Some months ago—April, actually—before I went down the Raw Convertor rabbit hole, I burned a roll of Kodak Porta 400 testing out some of the toy/art/fun lenses in my stable.
I loaded the film first, likely in late March or so, but forgot what was in the camera when I decided to test these lenses… had I remembered, I probably would’ve run these tests with a somewhat cheaper film.* But since I didn’t know anything about the Porta, a week or two with three different lenses was as good a workout as any.First up: the LensBaby Muse with the Plastic optic. LensBaby don’t sell the Muse any more, and they stopped selling ones with plastic optics long ago. All in all, it’s a fun toy, and I’m happy enough to have one.
I shot some with it over the years—always on the crop-sensor D7000—and wanted to see how it would do on film. I wasn’t disappointed:
It did pretty much what the Plastic Optic Muse does, more or less…
I forgot about the LensBaby Bubble effect, so I might have to try again, but the bokeh is much creamier on film than on the D7000, so that’s a win, even if the rest of it’s a wash.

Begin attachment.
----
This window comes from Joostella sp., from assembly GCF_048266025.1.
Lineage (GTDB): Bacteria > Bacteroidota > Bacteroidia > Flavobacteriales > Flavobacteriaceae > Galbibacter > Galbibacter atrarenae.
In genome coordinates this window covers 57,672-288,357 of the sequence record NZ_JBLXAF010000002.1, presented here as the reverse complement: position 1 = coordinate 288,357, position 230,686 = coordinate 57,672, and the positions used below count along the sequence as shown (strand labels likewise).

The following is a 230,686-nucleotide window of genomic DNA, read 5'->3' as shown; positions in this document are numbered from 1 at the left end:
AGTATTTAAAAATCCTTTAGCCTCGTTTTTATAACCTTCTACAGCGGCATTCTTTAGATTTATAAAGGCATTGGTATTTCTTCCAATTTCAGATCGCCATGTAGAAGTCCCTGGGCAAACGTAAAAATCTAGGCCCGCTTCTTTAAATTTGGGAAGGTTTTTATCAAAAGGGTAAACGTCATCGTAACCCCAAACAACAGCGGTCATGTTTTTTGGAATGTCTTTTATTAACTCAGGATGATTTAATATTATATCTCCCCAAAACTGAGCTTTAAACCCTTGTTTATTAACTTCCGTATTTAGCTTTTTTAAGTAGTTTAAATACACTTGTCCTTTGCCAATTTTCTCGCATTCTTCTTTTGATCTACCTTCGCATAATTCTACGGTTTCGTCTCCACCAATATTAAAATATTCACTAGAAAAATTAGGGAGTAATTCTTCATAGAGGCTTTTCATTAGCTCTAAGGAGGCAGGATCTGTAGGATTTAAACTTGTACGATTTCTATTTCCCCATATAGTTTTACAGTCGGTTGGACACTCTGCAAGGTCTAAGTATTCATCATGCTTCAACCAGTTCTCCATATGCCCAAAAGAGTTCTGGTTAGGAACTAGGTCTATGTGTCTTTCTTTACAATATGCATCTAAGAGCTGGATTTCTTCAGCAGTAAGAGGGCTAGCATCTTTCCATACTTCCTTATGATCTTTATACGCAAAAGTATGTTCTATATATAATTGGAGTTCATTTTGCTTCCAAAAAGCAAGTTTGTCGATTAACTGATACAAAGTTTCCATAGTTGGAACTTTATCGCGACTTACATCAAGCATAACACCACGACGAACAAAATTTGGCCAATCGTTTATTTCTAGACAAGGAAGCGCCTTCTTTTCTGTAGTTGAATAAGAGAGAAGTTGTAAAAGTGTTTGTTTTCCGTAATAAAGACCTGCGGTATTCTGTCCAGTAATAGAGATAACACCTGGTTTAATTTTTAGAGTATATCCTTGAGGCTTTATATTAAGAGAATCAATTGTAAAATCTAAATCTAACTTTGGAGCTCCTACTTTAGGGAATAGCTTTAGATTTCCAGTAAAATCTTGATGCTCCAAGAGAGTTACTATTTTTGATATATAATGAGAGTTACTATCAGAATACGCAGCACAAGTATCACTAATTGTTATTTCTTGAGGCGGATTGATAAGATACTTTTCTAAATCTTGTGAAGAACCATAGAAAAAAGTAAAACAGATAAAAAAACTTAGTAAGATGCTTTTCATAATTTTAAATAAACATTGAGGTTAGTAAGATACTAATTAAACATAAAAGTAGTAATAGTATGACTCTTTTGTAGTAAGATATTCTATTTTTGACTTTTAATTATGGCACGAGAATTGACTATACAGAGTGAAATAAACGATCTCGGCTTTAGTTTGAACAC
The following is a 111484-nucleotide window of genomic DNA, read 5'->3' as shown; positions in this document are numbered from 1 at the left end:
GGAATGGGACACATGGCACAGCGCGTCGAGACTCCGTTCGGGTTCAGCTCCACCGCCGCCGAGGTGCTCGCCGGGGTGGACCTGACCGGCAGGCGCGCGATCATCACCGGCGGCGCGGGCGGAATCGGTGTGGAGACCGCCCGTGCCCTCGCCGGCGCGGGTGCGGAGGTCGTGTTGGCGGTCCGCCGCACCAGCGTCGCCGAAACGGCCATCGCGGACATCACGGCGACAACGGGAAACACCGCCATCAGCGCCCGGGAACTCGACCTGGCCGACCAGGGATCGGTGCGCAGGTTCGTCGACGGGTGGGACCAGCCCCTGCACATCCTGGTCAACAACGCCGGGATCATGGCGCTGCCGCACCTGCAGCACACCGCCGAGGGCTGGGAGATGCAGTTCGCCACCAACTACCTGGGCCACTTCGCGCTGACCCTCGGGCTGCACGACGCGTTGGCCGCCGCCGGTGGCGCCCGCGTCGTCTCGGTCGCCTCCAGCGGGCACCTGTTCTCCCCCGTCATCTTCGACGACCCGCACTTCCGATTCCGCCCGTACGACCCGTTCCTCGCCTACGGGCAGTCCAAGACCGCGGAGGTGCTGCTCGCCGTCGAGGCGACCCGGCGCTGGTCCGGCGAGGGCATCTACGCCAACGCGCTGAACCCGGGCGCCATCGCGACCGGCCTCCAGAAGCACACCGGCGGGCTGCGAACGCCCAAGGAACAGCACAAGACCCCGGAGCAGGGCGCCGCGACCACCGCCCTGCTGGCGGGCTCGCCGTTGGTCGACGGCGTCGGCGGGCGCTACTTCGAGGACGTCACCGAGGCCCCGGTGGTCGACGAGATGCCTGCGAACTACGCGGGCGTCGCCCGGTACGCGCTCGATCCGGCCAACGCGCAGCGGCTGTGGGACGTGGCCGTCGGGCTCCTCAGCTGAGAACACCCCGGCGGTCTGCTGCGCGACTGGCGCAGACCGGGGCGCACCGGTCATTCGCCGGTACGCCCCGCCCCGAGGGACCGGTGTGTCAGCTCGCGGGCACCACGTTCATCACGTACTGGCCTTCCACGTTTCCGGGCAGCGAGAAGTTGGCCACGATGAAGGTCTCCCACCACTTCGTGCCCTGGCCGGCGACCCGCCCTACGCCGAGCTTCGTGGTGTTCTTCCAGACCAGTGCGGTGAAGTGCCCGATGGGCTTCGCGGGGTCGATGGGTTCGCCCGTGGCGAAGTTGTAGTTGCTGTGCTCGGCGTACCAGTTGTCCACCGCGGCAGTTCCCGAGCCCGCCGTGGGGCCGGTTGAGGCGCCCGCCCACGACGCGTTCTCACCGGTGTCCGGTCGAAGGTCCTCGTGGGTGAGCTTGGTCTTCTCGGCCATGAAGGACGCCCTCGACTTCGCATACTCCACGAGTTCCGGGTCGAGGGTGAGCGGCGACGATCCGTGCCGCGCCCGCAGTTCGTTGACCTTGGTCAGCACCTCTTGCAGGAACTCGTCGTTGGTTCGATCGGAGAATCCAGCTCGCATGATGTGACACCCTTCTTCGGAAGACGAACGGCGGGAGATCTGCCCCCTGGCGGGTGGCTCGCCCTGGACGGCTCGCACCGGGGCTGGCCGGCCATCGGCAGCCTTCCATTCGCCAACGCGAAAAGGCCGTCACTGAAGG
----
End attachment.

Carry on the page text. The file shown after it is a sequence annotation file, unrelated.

I didn’t like many pictures on this roll initially, but time changes perspective, and some of them look a bit better to me now. I’m not sure if it’s Capture One Pro or time, or maybe my standards have sunk, but I kinda like this one:
If I shoot with it seriously, I should probably avail myself of some of the drop-in aperture plates, I guess.
But even wide open, a steady hand can make for some nice shots.
I guess that’s true with any lens, but it’s especially true with the Muse.
So that’s the LensBaby Muse on Porta 400. I had a tough time with the color (and a tough time with the film itself, but I’ll go into that later this week, InshaAllah), so it’s a bit off. But I think it works, more or less.
Your thoughts are, as always, welcome!
*Porta 400 goes for more than $7.00/roll, vs. $10.50 for 3 rolls of Lomography Color 400.